Smart cities are still in their relative infancy in the United States, but the momentum is clearly growing. In fact, according to IDC, by 2022, spending is estimated to hit $26 billion in the U.S. alone. Atlanta, Boston, Denver and Richmond are setting themselves apart in expanding their smart city initiatives. Here are some highlights of what they are achieving.
In Atlanta, it’s all about improving city efficiency, service delivery and transparency through better use of data. They are using data-centric models to leverage descriptive, diagnostic, predictive and prescriptive analytics to tackle several issues. Improving transportation congestion and optimizing trash collections are just two areas where data analytics is being utilized.
Improving the transportation landscape is a key focus area for Boston. By 2030, they want to ensure that every home in Boston is within a 10-minute walk of a transportation hub or stop with the goal of decreasing the average commute time by 10 percent. As they collect data directly from constituents, they are using analytics to make strategic and actionable recommendations for improvements.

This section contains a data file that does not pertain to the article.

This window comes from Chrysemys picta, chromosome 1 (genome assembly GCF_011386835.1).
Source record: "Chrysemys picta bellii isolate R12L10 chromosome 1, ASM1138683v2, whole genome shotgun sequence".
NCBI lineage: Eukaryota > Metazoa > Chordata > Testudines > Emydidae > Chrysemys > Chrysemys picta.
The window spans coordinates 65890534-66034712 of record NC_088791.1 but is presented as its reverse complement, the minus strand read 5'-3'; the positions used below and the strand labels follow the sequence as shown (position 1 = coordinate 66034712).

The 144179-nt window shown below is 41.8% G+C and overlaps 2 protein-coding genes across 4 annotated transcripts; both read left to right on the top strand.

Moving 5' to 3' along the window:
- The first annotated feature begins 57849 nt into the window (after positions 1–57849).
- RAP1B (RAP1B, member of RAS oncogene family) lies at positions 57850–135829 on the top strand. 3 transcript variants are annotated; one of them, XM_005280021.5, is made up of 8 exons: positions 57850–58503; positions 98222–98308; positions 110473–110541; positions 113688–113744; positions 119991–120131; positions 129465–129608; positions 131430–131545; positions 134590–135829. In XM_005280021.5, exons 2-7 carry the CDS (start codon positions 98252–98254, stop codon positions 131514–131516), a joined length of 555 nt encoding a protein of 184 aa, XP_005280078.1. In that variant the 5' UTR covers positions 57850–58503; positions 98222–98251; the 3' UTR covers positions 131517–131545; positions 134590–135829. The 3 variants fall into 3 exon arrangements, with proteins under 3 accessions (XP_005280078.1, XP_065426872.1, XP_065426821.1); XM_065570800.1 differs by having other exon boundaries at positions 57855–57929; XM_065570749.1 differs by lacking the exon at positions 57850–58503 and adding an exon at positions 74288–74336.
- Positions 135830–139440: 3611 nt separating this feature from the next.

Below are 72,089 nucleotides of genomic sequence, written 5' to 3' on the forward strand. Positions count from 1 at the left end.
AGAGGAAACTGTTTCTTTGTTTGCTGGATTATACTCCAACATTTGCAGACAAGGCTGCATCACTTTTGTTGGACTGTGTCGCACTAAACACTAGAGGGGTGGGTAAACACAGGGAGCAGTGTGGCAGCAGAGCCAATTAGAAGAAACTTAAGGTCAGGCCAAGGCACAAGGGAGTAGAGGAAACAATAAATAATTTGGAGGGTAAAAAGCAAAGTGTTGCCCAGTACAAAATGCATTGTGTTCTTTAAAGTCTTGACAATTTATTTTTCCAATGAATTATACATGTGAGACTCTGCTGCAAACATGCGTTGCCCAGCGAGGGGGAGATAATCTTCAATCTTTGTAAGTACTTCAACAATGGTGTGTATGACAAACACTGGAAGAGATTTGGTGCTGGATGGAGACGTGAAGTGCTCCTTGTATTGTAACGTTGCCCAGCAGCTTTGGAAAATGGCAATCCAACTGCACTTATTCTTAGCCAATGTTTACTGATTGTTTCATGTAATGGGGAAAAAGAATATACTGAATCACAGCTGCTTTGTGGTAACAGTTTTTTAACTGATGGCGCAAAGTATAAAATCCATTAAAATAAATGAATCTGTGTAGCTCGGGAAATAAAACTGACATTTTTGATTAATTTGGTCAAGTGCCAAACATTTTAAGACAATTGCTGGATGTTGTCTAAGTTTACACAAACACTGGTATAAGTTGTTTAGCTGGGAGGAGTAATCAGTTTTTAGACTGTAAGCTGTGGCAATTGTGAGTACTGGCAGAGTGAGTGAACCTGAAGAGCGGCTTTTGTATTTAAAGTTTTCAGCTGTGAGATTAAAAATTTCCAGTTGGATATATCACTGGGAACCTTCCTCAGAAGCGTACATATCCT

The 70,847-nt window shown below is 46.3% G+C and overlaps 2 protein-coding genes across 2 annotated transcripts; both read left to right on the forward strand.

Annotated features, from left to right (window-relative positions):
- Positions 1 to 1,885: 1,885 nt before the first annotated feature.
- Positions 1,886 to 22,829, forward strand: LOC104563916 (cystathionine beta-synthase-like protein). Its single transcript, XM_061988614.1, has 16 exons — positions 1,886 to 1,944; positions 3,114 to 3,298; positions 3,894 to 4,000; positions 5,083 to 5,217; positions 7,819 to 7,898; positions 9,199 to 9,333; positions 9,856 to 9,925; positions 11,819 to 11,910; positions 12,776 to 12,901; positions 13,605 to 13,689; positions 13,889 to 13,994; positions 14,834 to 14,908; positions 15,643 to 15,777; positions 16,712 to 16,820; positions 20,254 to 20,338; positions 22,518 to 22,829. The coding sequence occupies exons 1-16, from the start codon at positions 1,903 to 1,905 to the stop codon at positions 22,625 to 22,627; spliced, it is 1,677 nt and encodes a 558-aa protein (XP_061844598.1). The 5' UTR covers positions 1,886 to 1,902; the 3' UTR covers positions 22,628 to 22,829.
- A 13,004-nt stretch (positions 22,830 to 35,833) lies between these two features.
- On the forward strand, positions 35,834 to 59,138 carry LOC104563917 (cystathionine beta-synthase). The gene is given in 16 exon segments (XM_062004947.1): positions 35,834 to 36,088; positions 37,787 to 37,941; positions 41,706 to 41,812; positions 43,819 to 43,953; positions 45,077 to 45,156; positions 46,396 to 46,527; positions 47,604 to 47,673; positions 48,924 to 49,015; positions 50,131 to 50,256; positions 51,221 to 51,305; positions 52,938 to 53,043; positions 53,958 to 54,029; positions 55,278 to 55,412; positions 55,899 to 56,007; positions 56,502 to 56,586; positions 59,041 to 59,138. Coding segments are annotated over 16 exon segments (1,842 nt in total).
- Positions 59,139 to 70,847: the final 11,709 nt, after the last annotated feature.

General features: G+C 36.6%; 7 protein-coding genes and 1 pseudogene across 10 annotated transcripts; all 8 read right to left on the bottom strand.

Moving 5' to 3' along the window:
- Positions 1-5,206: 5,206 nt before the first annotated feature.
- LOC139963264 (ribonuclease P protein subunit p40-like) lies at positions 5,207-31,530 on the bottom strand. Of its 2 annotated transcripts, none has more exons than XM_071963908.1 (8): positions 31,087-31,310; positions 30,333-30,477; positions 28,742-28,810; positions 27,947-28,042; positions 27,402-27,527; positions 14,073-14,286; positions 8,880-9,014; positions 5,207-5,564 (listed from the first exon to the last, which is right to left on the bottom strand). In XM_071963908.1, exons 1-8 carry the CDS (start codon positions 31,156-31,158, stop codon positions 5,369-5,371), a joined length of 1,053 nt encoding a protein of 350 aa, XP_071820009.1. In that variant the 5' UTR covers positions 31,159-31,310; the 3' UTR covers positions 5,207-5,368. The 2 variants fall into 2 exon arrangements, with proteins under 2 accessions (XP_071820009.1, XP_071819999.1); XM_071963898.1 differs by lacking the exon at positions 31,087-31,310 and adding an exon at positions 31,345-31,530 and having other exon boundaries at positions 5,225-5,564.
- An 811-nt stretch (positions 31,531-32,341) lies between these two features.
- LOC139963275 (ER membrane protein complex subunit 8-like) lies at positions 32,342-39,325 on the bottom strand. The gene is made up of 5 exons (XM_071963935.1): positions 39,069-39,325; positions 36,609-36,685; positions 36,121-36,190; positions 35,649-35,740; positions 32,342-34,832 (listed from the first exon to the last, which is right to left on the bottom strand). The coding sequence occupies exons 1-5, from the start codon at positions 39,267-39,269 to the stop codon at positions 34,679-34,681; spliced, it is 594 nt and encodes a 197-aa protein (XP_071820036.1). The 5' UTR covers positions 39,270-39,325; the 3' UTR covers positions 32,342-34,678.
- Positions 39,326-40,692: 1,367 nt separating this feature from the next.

Through the Colorado Smart Cities Alliance, Denver’s Department of Public Works aims to use data intelligence to combat issues associated with congestion, aging public infrastructure and environmental problems. DPW is collaborating with delivery and freight companies to install communication devices in their vehicles, so they can better route trucks to improve traffic flow and prioritize the speed of delivery.
Richmond is taking a “shared services” approach and involving multiple stakeholders to improve efficiencies. In one example, the Greater Richmond Transit Company is providing ADA riders with an app that matches them up with a vehicle and driver that can accommodate their special needs.
How to Approach Decision Makers
A lot of technology goes into the development of a smart city; but how do technology solution providers become engaged in the right projects and with the right players? Here are three things to keep in mind as you approach decision makers in those cities.
- Align your solutions to each city’s goals
- Tie your technology to the delivery of citizen services
- Develop strategic partnerships
It’s important to remember that a smart city’s goal is to improve service delivery – be that faster, better or less expensively. Don’t get too wrapped up in the technology. Focus on what they want to accomplish!
If you’d like to get more detail on other initiatives in these smart cities, read the original blogs published in immixGroup’s Government Sales Insider.
Last modified: May 14, 2019